The song traces the violence during the land re-distribution, hence his other song on the same album, Mangoromera (fighting spirit) in which he deplores the use of violence when dealing with economic and social issues.

While Mtukudzi denies the song referred to Mugabe, then in his late 70s, as a spent force, most Zimbabweans thought otherwise. “...Admit it... you are wrinkled...worn out..,” Mtukudzi sings.

He insists the song is about growing up and the wisdom that comes along with age.

Andy Brown, in his days as a critic of bad governance before joining the pro-government musicians bandwagon released the song Nation of Thieves in which he declared that “we are now a nation of thieves”, as corruption took centre stage in the country.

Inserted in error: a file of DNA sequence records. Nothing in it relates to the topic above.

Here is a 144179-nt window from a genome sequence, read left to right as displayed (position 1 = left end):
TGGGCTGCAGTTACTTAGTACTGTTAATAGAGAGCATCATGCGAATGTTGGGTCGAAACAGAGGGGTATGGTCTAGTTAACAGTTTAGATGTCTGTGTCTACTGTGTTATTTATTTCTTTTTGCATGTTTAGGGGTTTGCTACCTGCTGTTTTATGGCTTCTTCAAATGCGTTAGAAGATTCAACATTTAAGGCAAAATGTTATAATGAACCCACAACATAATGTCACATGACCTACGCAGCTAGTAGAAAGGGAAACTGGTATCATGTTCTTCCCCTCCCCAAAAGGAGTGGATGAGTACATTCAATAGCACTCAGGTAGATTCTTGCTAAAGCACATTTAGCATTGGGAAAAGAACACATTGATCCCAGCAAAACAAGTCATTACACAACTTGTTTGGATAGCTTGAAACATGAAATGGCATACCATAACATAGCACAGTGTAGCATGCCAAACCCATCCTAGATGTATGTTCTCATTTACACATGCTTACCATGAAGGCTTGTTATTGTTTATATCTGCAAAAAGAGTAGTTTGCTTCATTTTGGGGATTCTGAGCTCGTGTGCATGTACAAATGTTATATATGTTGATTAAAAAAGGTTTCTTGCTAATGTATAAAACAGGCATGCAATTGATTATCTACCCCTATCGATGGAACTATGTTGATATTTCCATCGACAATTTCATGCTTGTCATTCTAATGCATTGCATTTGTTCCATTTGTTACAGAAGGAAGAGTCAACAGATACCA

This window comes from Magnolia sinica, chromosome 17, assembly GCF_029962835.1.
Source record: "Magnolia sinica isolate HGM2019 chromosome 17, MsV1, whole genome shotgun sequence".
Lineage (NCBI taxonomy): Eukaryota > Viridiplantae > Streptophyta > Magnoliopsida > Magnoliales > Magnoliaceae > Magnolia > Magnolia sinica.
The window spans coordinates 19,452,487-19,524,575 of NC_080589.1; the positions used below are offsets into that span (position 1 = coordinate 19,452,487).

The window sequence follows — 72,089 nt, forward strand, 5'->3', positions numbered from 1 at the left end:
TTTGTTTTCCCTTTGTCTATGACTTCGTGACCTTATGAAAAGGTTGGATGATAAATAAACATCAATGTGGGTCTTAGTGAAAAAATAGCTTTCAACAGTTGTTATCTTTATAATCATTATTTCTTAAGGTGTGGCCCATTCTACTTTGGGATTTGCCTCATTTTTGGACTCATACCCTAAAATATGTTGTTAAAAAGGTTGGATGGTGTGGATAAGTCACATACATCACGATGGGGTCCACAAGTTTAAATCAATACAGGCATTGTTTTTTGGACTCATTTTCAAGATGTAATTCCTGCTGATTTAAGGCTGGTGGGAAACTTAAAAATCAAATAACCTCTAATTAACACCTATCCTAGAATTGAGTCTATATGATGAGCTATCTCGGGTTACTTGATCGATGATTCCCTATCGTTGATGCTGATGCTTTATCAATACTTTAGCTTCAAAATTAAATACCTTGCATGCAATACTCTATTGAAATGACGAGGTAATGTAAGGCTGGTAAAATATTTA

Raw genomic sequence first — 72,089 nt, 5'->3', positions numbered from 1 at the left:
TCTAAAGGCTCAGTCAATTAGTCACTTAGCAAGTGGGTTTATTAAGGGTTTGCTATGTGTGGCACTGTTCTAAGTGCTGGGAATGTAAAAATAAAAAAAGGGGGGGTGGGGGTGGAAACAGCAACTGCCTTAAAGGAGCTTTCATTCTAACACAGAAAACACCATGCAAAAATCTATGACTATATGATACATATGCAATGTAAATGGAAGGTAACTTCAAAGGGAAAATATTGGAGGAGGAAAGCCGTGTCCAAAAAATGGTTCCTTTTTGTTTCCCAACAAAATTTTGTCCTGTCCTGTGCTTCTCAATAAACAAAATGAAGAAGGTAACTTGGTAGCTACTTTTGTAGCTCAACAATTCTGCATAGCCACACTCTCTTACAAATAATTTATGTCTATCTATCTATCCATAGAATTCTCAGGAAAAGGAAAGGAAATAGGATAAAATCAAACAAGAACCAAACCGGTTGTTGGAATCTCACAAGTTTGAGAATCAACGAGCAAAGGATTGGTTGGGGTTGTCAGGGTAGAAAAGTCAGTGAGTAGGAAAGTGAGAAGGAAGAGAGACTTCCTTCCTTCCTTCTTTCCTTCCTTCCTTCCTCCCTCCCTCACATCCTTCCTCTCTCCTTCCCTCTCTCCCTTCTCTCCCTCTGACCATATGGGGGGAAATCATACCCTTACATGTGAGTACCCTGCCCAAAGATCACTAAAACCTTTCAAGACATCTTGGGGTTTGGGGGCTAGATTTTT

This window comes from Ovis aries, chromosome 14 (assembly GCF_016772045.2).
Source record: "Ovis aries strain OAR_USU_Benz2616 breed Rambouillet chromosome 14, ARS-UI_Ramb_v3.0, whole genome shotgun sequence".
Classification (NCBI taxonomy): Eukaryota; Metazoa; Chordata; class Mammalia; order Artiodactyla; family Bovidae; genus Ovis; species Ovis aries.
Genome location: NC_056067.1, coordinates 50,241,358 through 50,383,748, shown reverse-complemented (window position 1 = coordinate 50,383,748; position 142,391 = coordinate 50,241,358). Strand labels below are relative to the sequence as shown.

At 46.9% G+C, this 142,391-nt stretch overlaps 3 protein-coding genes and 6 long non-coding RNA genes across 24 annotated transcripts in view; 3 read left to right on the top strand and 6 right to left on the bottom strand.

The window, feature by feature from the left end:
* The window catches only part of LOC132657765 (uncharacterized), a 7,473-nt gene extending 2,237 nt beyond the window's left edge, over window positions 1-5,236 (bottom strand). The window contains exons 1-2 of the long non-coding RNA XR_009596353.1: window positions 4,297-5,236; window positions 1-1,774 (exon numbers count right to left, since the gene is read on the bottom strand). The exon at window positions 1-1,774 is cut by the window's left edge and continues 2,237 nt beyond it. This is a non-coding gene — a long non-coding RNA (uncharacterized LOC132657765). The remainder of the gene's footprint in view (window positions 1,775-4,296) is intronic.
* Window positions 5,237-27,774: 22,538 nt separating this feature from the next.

His 2000 release, Hondo ye Sadza (fighting for food) was also a protest voice. He gave an account of government officials’ reaction to the record when he went to publicise it with the state national broadcaster.

Brown, in the interview with Afropop Worldwide correspondent Banning Eyre said: “The first five minutes were cool. They were starting to introduce the album to the nation and stuff.

“And the next thing, the DJ gets a call — I don’t know from whom. So, I could just see this guy’s face changing, and hear, “Ah, yes, chef. Okay, chef. Sorry chef.”

And then he told me, “Look, I can’t interview you anymore.” And the next thing, there was police in the studio and we were escorted out into the rain. So that was the last time I was in the radio station. But we keep on singing the songs.”